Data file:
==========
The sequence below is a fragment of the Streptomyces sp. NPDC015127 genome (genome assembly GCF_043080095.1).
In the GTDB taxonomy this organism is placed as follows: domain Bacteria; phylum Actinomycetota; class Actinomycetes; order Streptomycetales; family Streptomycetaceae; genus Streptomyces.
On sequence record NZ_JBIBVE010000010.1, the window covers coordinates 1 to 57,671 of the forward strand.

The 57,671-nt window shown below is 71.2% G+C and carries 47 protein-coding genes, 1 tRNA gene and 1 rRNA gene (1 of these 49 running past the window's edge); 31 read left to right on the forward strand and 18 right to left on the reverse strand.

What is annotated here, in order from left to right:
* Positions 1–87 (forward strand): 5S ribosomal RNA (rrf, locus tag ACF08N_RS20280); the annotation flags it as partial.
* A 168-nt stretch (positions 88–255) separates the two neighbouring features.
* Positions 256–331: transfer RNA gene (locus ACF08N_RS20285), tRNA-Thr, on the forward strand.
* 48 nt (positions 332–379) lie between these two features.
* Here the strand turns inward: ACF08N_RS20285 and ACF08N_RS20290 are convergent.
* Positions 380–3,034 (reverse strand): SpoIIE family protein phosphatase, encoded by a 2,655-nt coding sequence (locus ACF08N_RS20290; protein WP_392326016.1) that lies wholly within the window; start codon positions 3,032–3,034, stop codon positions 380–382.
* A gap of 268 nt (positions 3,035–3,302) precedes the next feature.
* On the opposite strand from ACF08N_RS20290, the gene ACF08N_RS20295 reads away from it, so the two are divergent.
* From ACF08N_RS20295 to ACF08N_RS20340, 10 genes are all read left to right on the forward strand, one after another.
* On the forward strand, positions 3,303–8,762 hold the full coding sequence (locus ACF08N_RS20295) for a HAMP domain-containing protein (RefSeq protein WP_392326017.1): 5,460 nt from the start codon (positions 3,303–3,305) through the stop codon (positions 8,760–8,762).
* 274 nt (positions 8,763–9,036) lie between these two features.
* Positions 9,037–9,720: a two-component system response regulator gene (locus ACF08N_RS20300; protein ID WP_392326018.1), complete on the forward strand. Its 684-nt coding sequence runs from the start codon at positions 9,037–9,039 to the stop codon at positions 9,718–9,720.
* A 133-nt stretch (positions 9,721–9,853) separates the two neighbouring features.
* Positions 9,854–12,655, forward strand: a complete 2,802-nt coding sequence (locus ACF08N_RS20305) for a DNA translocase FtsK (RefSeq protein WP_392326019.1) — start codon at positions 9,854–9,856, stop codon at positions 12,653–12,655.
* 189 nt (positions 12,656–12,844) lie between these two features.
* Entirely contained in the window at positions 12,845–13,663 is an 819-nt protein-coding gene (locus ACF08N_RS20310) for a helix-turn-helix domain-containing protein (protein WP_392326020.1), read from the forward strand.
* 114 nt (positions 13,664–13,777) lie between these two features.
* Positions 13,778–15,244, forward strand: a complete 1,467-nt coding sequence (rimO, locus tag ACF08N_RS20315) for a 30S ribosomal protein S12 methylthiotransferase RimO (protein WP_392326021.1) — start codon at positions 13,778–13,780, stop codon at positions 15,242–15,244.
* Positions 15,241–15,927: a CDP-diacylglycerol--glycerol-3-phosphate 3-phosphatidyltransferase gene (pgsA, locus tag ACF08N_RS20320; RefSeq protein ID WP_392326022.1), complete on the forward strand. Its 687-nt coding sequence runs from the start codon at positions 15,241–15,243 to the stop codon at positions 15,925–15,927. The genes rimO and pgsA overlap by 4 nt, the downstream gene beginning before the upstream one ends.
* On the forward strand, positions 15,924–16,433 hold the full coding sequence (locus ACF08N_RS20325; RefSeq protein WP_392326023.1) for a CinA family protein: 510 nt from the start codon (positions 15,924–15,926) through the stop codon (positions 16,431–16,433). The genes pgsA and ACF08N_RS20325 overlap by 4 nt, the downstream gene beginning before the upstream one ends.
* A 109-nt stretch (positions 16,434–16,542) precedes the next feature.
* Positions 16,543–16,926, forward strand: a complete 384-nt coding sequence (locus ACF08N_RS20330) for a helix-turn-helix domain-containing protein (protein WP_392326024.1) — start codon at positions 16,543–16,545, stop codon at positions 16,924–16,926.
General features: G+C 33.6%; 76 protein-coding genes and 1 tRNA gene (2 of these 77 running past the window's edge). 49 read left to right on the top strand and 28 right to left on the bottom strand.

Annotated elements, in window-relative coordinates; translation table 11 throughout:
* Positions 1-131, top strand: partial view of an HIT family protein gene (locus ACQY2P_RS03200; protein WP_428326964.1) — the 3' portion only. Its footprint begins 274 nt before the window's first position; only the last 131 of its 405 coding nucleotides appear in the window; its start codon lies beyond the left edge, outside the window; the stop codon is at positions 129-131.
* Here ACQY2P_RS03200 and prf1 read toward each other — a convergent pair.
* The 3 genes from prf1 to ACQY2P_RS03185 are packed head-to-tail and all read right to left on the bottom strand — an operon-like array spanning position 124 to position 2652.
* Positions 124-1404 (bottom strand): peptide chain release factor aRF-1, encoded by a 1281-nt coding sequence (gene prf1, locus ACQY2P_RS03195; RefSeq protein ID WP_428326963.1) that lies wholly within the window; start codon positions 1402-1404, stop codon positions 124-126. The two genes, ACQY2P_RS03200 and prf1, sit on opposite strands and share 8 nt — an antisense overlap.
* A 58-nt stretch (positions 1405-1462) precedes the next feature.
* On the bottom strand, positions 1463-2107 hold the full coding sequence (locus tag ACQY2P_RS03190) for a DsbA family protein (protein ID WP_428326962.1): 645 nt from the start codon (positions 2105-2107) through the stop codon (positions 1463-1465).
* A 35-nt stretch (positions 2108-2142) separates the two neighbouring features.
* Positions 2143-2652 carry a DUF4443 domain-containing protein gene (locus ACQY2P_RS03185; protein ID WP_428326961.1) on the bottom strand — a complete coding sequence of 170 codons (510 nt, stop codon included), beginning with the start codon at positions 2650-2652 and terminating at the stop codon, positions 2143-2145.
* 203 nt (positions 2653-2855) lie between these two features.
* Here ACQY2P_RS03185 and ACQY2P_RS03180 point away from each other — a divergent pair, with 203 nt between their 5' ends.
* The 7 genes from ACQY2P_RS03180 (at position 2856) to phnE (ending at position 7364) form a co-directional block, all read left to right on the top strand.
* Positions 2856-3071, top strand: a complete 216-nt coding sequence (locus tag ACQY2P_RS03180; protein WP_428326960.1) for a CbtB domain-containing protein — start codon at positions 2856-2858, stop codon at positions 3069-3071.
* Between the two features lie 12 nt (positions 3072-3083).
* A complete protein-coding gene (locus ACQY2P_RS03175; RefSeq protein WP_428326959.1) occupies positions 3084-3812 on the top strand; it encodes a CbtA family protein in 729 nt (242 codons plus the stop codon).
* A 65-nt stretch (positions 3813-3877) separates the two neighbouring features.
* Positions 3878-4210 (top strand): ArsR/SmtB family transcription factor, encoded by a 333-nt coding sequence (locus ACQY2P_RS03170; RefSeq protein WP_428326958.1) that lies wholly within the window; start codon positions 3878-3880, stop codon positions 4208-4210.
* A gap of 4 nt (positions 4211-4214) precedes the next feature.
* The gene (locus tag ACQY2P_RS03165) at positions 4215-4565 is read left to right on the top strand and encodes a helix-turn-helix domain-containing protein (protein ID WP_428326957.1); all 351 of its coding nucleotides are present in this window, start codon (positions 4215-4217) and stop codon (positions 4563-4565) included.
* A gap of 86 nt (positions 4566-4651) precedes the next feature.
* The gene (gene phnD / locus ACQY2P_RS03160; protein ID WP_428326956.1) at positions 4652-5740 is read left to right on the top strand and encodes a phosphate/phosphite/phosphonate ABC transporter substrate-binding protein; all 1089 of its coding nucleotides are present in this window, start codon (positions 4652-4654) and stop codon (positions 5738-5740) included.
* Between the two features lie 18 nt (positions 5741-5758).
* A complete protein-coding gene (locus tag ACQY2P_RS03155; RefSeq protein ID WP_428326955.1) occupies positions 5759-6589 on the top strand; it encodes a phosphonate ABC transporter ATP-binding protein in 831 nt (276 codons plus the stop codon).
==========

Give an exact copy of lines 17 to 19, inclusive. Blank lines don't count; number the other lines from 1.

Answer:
* Positions 9,037–9,720: a two-component system response regulator gene (locus ACF08N_RS20300; protein ID WP_392326018.1), complete on the forward strand. Its 684-nt coding sequence runs from the start codon at positions 9,037–9,039 to the stop codon at positions 9,718–9,720.
* A 133-nt stretch (positions 9,721–9,853) separates the two neighbouring features.
* Positions 9,854–12,655, forward strand: a complete 2,802-nt coding sequence (locus ACF08N_RS20305) for a DNA translocase FtsK (RefSeq protein WP_392326019.1) — start codon at positions 9,854–9,856, stop codon at positions 12,653–12,655.